Sri Lanka’s robust economic growth in recent years has boosted job creation, but the country still faces the challenges of high youth unemployment on one hand and skills shortages on the other.
On The Job
The number of people employed in Sri Lanka rose by 1.5% in 2016 to nearly 7.9m, up from 7.8m in 2015, according to the Central Bank of Sri Lanka (CBSL). Job growth was driven by the industry and services sectors, which saw employment rise from 2m to 2.1m and 3.6m to 3.7m, respectively, over the year. The agriculture sector, however, saw a decline in employment from 2.3m to 2.2m due to the difficult farming year – particularly brought on by drought. But there has also been a natural erosion of the proportion of labourers employed in agriculture as Sri Lanka’s economy has modernised. By end-2016 services accounted for 46.5% of total employment, with the industry and agriculture sectors coming in at 26.4% and 27.1%, respectively.
The private sector has been a principal source of job creation, with the proportion of the workforce directly employed by private companies rising from 41% in 2015 to 43.3% in 2016, while the public sector’s share of employment fell from 15.1% to 14.6%. The self-employed accounted for 31.6% of the total in 2016, while those classified as employers were recorded at 2.7%. The final category, unpaid family workers, accounted for 7.8%.
Unemployment on the whole is fairly low and declining in Sri Lanka, falling from 4.9% in 2010 to 4.4% in 2016. However, this masks discrepancies in gender, geography, age and level of education. Female unemployment is considerably higher – averaging 7% in 2016 – while male unemployment is below the overall average, at 2.9%.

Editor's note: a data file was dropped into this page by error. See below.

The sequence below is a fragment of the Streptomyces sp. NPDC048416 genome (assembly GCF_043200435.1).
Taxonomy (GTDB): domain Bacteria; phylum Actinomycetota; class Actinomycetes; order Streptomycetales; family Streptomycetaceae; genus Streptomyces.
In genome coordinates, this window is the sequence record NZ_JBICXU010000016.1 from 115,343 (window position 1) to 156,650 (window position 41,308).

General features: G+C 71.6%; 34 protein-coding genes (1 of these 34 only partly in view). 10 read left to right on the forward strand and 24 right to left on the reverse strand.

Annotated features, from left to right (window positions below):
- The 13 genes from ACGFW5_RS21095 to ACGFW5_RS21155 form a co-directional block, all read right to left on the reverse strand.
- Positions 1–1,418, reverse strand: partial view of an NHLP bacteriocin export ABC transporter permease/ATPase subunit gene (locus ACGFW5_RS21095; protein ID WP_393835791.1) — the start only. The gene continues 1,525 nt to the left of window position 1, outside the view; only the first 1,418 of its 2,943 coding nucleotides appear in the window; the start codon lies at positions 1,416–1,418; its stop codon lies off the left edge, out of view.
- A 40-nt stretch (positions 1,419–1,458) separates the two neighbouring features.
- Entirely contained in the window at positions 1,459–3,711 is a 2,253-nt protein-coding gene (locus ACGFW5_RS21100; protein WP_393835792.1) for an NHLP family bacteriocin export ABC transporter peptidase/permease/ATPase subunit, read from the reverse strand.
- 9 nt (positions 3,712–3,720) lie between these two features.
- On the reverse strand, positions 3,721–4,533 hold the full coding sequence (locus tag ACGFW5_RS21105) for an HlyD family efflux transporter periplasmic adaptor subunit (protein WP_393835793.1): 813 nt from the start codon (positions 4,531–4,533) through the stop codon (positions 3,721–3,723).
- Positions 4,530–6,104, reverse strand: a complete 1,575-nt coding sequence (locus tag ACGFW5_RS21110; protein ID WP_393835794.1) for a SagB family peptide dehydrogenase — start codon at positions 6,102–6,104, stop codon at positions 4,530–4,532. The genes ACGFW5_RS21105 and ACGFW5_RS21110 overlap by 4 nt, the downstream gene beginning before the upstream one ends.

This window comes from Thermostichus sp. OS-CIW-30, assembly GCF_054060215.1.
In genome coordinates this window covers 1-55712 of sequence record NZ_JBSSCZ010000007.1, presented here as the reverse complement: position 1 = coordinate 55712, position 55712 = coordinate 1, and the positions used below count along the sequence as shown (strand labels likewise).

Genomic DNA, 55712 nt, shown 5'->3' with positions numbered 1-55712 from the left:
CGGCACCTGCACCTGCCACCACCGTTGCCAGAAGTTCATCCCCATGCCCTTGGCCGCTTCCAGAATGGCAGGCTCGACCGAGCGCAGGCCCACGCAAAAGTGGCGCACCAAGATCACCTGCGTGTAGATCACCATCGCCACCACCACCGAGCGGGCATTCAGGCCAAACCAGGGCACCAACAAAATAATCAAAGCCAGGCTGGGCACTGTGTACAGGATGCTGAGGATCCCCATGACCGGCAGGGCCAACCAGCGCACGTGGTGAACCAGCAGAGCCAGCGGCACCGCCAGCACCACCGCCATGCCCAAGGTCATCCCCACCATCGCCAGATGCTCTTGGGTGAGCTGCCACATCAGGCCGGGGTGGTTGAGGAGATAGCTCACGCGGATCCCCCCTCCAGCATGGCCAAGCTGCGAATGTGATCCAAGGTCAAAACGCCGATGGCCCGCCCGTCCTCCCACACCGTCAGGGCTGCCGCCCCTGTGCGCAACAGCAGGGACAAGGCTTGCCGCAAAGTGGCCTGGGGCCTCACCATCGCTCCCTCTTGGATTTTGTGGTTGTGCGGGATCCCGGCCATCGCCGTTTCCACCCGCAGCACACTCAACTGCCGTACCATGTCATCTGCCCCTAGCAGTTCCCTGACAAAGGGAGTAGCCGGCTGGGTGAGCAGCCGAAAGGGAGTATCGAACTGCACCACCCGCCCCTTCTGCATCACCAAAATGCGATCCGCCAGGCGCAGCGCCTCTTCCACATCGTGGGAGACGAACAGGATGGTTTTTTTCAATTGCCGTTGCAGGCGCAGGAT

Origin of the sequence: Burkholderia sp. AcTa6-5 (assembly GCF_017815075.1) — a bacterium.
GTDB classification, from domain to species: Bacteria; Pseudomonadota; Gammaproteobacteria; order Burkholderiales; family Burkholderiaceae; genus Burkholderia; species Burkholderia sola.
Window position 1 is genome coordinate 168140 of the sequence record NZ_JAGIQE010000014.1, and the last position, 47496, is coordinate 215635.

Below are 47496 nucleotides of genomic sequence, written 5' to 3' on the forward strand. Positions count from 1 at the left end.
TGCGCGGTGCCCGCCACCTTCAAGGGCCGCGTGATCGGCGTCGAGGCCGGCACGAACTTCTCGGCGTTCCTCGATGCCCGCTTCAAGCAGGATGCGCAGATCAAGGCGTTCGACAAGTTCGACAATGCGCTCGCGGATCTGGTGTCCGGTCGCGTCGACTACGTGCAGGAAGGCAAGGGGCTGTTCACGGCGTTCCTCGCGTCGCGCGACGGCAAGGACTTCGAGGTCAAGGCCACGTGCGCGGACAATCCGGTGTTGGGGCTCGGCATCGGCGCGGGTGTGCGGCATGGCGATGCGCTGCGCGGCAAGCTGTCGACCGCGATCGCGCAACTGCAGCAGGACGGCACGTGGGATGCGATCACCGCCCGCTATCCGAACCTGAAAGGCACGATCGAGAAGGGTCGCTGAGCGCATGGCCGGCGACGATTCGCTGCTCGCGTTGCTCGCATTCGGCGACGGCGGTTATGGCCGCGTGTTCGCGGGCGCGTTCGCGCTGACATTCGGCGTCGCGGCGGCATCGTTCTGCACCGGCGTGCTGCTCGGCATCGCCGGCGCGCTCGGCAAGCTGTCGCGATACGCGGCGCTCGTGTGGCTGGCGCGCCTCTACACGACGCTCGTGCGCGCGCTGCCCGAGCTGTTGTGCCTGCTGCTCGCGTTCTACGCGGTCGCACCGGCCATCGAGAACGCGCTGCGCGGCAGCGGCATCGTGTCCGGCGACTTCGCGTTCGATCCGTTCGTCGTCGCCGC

Interestingly, unemployment rises in correlation with the level of education, indicating that the later stages of the education system are not necessarily delivering the skills needed by the job market. The unemployment rate for those with education level GCE (A/L) – that is, qualifications upon leaving school at age 18 or 19 – and above stood at 8.3% in 2016, down a percentage point from 9.2% in 2015, but still well above the 3.3% unemployment rate among those with only grade 6-10 education. Unemployment among Sri Lankans up to the GCE (O/L) level – school stopped around the age of 15 or 16 – was 5.9% that same year.
The scale of Sri Lanka’s youth unemployment challenge is clear from the fact that the proportion of 15-24 year olds without a job rose in 2016, even as the economy was generating more jobs and unemployment was otherwise falling across the board. Youth unemployment reached 21.6% that year, up from 20.8% in 2015. As the CBSL noted, this has an impact on economic growth and poverty reduction.
In 2015 the Department of Census and Statistics added a new measure – the proportion of young people not engaged in employment, education or training, which stood at 25.8% that year. The CBSL stated that those in this category risk social exclusion and poverty unless they enter the labour force in the medium term.
While programmes are available to train young people, the government is planning to increase their scope and encourage internship and apprenticeship schemes. With sectors such as construction and hospitality facing a shortage, the potential exists for training young people for in-demand jobs.
The construction industry alone needs 400,000 new workers to meet demand from a surge in infrastructure investment and housebuilding, Nissanka Wijeratne, the head of the Chamber of Construction Industry, told global media in April 2017. The government believes that approximately 200,000 foreigners may be illegally employed in the sector, and is planning moves to limit the emigration of construction labourers.
Sri Lanka also has supportive international partners on this front. The World Bank approved a $100m credit package to support job creation in July 2016, with a focus on reducing barriers to private sector growth and enhancing integration with the global economy.
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